i’ll know you’re coming by…

I don’t possess the answers, but Daniel Paul Marshall certainly has the questions!

Daniel Paul Marshall

The question mark defines our humanity, we are human because we have questions. Ask questions, always. Hang your humanity on it. i’m working a lot on sonnets these days; it is a wonderful form.

i’ll know you’re coming by | the momentary dip
in light. Describe yourself in the space of a quatrain.
i’ll take just 4 words & a ?: what makes me human?
The a priori tapped in human does the job
of cryptic semiotics | the crossword puzzle | hopscotch
of nouns & adjectives— is this the nihilism of progress
or the progress of nihilism? Reduction | acquiescence
or just plain sensible? i’d call it nothing short of deadlock.

This basic | we’re all odd & even: even with one another
& odd with the inestimable latitudes & longitudes
of the skull | which nature probably won’t survive.

The light still hasn’t dipped | you haven’t…

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Your Armpits Smell Like Heaven


Your Armpits Smell Like Heaven

But your breath could melt a glacier at three
miles, she says, and then we might consider
the dirt under your nails, the way you slur
your sibilants, and how you seldom see

the cracked eggs in a carton, a downed tree
branch in front of you, the ripened blister
of paint in the bedroom, or your sister
lying drunk on the floor in her own pee.

Back to your armpits. Do you realize
we could bottle that aroma and make
a fortune? I inhale it and forgive

your many faults. The odor provokes sighs
and tingles, blushes I could never fake.
Ain’t love grand? Elevate those arms. Let’s live!

Never in my wildest dreams did I envision writing a poem about armpits. But the August 2015 Tupelo Press 30-30 challenge, and Plain Jane, the title sponsor, provided that opportunity. This first appeared here in April 2016, and was subsequently published in Algebra of Owls. Many thanks to editor Paul Vaughan for taking it.


To That Dismal Train Somewhere Near Banff

To That Dismal Train Somewhere Near Banff

Forgotten, you settle into the earth,
naming stones for each destination missed –
Kamloops, Jasper, Lake Louise – which is worth
each open-mouthed coin laid on the rail, kissed

and reformed into altered currency
no longer capable of carrying
debt or a tourist’s sense of urgency,
only dying days and the wearying

plight of the unmoved. If vines caress your
body, who’s to blame for accepting their
advances? When green subsumes rust, deplore
that too, but enjoy the moments you share,

leaf on metal and glass, the raspy light
tonguing your throat through those long, whistling nights.

(Hotel Eden) In Full Light We Are Not Even a Shadow


(Hotel Eden) In Full Light We Are Not Even a Shadow

Which is to say clarity persists in
increments, in the silent space between
color and lens, within parables seen
in the incomplete: straw, hand. Imagine

white valued more than manner as hidden
thought remains obscured. Lower your eyes, lean
forward. Perspectives tilt towards the mean,
suggesting purpose. When we examine

intent, do we find it? The irony
of bottled cork, of sullied paradise,
a coiled wire, the parrot whose voice,

unheard, implicates us. What felony
must we commit to admit the device
in play? Pull or release? The mimic’s choice.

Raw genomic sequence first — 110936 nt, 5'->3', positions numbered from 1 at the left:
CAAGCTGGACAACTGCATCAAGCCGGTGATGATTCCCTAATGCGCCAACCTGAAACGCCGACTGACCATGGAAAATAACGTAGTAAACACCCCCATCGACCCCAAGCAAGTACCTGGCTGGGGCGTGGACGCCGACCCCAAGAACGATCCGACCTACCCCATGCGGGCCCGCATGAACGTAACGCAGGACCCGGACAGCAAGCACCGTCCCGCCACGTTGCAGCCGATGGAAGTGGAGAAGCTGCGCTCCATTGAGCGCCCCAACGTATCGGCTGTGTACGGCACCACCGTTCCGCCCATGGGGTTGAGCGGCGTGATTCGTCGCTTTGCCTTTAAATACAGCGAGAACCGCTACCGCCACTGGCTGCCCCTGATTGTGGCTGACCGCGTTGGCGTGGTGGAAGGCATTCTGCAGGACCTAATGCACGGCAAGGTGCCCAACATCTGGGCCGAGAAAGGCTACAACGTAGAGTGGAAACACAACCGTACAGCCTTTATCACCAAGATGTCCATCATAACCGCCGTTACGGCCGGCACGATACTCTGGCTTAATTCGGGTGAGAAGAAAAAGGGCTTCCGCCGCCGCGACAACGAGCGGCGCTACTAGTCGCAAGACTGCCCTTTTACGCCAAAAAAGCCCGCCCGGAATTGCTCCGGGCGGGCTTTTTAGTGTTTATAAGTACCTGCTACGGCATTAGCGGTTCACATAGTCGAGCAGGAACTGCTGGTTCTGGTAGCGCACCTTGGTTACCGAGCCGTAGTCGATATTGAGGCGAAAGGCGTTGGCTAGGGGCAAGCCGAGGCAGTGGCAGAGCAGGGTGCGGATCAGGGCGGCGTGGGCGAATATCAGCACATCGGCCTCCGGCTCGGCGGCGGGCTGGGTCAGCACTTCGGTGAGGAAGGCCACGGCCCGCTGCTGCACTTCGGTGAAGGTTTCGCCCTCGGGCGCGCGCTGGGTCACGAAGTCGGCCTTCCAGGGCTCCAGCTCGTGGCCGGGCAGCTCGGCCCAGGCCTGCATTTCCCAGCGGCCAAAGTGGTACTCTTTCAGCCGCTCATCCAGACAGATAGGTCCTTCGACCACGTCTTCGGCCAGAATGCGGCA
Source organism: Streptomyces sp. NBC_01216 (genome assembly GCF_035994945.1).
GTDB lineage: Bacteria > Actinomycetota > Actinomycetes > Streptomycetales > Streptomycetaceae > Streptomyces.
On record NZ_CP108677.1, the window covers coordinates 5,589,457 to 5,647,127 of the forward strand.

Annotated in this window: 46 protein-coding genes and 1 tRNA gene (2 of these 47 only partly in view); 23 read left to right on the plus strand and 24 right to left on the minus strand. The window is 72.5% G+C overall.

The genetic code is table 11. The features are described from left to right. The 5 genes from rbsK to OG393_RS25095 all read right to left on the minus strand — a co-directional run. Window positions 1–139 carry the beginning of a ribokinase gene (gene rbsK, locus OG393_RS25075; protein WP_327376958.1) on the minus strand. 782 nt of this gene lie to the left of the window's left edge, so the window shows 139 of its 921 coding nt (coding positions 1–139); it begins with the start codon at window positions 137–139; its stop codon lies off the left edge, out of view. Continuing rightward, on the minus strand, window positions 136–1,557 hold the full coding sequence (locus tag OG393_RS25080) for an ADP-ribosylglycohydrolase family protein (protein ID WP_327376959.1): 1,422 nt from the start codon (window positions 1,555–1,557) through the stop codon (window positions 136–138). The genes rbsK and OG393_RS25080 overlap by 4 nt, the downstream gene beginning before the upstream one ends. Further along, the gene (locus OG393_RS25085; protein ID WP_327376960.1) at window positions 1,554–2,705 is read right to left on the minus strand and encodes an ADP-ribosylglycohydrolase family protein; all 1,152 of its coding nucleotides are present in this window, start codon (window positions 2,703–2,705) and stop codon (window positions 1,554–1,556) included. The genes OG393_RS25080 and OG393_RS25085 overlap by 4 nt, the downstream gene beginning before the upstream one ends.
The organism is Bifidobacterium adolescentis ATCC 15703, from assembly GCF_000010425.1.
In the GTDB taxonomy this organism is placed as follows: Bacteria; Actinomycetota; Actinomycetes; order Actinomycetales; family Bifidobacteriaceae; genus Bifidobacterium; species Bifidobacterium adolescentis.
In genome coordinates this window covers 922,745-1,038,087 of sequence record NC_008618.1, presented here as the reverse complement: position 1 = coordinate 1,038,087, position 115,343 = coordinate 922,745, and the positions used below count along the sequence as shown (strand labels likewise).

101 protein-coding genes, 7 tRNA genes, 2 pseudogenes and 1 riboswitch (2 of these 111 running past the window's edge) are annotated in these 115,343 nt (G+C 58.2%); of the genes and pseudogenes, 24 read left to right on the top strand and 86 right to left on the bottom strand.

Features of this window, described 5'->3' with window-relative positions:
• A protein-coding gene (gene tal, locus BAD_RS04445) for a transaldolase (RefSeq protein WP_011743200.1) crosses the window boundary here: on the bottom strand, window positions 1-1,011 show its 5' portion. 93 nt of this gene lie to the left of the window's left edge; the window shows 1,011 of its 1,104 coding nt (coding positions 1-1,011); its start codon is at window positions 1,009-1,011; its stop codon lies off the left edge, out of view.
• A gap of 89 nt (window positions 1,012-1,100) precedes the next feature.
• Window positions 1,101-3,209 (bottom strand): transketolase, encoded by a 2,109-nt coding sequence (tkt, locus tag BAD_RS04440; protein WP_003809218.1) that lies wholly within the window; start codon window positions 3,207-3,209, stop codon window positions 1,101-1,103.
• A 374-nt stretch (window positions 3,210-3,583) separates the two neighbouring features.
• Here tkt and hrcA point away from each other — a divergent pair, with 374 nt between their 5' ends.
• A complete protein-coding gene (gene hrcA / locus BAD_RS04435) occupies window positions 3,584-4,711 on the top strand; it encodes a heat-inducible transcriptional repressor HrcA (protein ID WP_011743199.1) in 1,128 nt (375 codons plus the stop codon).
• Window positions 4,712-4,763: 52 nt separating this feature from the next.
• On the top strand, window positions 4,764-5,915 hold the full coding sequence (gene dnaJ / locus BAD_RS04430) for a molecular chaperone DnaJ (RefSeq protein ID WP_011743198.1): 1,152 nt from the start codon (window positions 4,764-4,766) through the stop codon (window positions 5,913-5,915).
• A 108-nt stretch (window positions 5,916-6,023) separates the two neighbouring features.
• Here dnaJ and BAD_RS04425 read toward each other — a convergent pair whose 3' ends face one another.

Notes: “In full light we are not even a shadow” is a line from Antonio Porchia’s Voices.

Hotel Eden is the title of a piece of art by Joseph Cornell. An image may be found here:


This made its first appearance here in March 2015.

Apricot Wood


“Apricot Wood,” is included in my chapbook , If Your Matter Could Reform, and was featured on Autumn Sky Poetry Daily in March 2015

Apricot Wood

I built a frame of apricot
wood. This was for you. The clouds float
through it even as I sleep. You wrote
once of wild herbs gathered and brought
to a lovely girl, an offering not
of passion but of some remote
desire to hear a word from the throat
of the Lord Within Clouds. I thought
of this as I chiseled the wood.
Last night it rained. I listened to
it from my bed by the open
window, hoping that the clouds would
not leave. This morning two birds flew
by. It is raining again.


Dream of Wheels and Lights


Dream of Wheels and Lights

Bells clang in the night. The lamp post belted
by mist offers little comfort. A stone’s
toss away junipers curved like melted
spoons shudder silently. There are no phones
in this place. A thought sneaks into your mind
quietly, like a straw piercing the oak’s
armor in a bad wind. You turn and grind
the thought with your heel. A wheel rolls by, spokes
flashing like scythes. Crouching by a puddle
a man studies his face. He looks at you
and cries: “All I want is to be subtle.”
You think you know him, but you’re not sure who
he used to be. You throw a rock and shout
at him. The wheel slows and the light burns out.

Originally published in Amelia, in 1985, and posted here in March 2015. I remember writing this, but it still puzzles me.


I Look for You with Satellite View


I Look for You with Satellite View

But binoculars are my oldest friend.
Watching you flash between leaf and branch, stone
and sky, I remember, as the black groans
in, obliterating light at the end

of the day’s voice, that everyone descends,
our debts counted, stacked and restacked, the loans
unpaid and endless, like breath or the moans
of autumn’s bed spiraling back. Light sends

you elsewhere – the silver-tipped moon leaf, a
wisp of fog tracing your leg’s passage in
the sand. That empty bottle. You could be

there, above ground, or scattered where I lay,
an orbiting eye forever open,
looking, searching always, trying to see.

This is the 31st poem written for the August 2016 Tupelo Press 30/30 Challenge. Many thanks to Ken Gierke for sponsoring and providing the title.